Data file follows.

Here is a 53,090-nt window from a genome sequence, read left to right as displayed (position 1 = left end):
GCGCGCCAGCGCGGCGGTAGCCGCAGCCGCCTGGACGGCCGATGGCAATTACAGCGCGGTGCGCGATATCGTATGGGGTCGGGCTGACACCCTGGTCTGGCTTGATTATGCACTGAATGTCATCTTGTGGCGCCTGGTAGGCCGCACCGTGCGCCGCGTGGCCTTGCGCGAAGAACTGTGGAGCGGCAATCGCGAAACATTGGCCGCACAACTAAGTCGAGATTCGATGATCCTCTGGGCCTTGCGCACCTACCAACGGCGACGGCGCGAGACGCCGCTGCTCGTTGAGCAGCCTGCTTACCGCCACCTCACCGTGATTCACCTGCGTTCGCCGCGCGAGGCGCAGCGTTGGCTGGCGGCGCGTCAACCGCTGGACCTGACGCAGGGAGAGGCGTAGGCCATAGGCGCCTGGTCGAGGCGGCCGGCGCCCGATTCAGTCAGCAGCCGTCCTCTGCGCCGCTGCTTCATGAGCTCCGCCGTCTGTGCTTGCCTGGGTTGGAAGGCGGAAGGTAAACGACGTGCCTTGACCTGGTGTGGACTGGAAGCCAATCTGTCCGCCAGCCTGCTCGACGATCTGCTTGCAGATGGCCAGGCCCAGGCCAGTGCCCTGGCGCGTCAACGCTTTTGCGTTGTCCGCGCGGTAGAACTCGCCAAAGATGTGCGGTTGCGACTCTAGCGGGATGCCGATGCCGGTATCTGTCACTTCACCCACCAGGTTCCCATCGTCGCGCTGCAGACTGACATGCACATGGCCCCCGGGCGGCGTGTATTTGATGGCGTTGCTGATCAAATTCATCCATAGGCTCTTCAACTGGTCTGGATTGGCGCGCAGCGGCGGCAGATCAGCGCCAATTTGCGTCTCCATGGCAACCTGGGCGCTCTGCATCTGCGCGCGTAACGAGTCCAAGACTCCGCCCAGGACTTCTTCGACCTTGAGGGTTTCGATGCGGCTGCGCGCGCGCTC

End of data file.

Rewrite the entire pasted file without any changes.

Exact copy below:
Here is a 53,090-nt window from a genome sequence, read left to right as displayed (position 1 = left end):
GCGCGCCAGCGCGGCGGTAGCCGCAGCCGCCTGGACGGCCGATGGCAATTACAGCGCGGTGCGCGATATCGTATGGGGTCGGGCTGACACCCTGGTCTGGCTTGATTATGCACTGAATGTCATCTTGTGGCGCCTGGTAGGCCGCACCGTGCGCCGCGTGGCCTTGCGCGAAGAACTGTGGAGCGGCAATCGCGAAACATTGGCCGCACAACTAAGTCGAGATTCGATGATCCTCTGGGCCTTGCGCACCTACCAACGGCGACGGCGCGAGACGCCGCTGCTCGTTGAGCAGCCTGCTTACCGCCACCTCACCGTGATTCACCTGCGTTCGCCGCGCGAGGCGCAGCGTTGGCTGGCGGCGCGTCAACCGCTGGACCTGACGCAGGGAGAGGCGTAGGCCATAGGCGCCTGGTCGAGGCGGCCGGCGCCCGATTCAGTCAGCAGCCGTCCTCTGCGCCGCTGCTTCATGAGCTCCGCCGTCTGTGCTTGCCTGGGTTGGAAGGCGGAAGGTAAACGACGTGCCTTGACCTGGTGTGGACTGGAAGCCAATCTGTCCGCCAGCCTGCTCGACGATCTGCTTGCAGATGGCCAGGCCCAGGCCAGTGCCCTGGCGCGTCAACGCTTTTGCGTTGTCCGCGCGGTAGAACTCGCCAAAGATGTGCGGTTGCGACTCTAGCGGGATGCCGATGCCGGTATCTGTCACTTCACCCACCAGGTTCCCATCGTCGCGCTGCAGACTGACATGCACATGGCCCCCGGGCGGCGTGTATTTGATGGCGTTGCTGATCAAATTCATCCATAGGCTCTTCAACTGGTCTGGATTGGCGCGCAGCGGCGGCAGATCAGCGCCAATTTGCGTCTCCATGGCAACCTGGGCGCTCTGCATCTGCGCGCGTAACGAGTCCAAGACTCCGCCCAGGACTTCTTCGACCTTGAGGGTTTCGATGCGGCTGCGCGCGCGCTC